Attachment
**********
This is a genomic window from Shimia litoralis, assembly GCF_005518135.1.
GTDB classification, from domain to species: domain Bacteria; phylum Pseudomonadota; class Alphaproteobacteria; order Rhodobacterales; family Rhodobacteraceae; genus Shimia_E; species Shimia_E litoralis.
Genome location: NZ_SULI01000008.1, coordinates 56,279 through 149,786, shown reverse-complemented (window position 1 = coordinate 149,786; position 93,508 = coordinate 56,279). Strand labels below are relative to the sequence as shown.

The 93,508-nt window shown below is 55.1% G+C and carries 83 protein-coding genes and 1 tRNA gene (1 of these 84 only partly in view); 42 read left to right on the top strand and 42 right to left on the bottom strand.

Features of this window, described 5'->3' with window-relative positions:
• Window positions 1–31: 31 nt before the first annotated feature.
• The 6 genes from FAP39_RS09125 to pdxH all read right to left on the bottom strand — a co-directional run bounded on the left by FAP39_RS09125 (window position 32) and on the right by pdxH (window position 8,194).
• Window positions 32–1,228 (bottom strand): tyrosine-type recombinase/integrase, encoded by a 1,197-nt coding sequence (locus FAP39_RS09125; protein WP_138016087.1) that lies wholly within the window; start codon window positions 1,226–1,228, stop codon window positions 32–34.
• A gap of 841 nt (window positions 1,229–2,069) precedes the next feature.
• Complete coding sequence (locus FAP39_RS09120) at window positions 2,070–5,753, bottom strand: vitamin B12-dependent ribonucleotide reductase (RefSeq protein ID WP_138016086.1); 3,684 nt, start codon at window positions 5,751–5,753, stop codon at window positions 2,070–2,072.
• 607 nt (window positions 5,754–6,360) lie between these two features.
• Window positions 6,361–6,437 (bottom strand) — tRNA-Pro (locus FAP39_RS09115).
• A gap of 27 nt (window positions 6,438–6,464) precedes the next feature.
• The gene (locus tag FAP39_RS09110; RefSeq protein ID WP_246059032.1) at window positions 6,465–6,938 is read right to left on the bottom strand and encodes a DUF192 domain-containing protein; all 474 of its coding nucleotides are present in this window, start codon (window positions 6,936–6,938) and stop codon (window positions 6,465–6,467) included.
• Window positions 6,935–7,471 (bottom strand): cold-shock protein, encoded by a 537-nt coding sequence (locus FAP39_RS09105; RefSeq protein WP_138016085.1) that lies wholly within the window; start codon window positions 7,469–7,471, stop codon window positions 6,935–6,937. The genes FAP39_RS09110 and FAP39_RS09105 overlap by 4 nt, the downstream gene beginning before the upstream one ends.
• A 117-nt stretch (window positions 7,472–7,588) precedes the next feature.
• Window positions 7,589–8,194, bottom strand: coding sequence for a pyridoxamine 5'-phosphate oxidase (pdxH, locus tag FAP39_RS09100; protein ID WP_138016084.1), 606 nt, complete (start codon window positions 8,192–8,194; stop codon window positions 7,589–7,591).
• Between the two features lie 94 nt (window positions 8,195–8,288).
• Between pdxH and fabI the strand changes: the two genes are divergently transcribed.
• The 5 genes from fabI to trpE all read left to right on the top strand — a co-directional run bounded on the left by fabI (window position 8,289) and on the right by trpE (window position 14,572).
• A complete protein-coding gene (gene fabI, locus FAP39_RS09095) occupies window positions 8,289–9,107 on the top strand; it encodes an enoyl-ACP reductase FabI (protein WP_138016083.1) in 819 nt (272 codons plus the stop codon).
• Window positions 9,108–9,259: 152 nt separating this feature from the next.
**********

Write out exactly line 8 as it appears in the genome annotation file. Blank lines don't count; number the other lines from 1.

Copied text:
• Window positions 32–1,228 (bottom strand): tyrosine-type recombinase/integrase, encoded by a 1,197-nt coding sequence (locus FAP39_RS09125; protein WP_138016087.1) that lies wholly within the window; start codon window positions 1,226–1,228, stop codon window positions 32–34.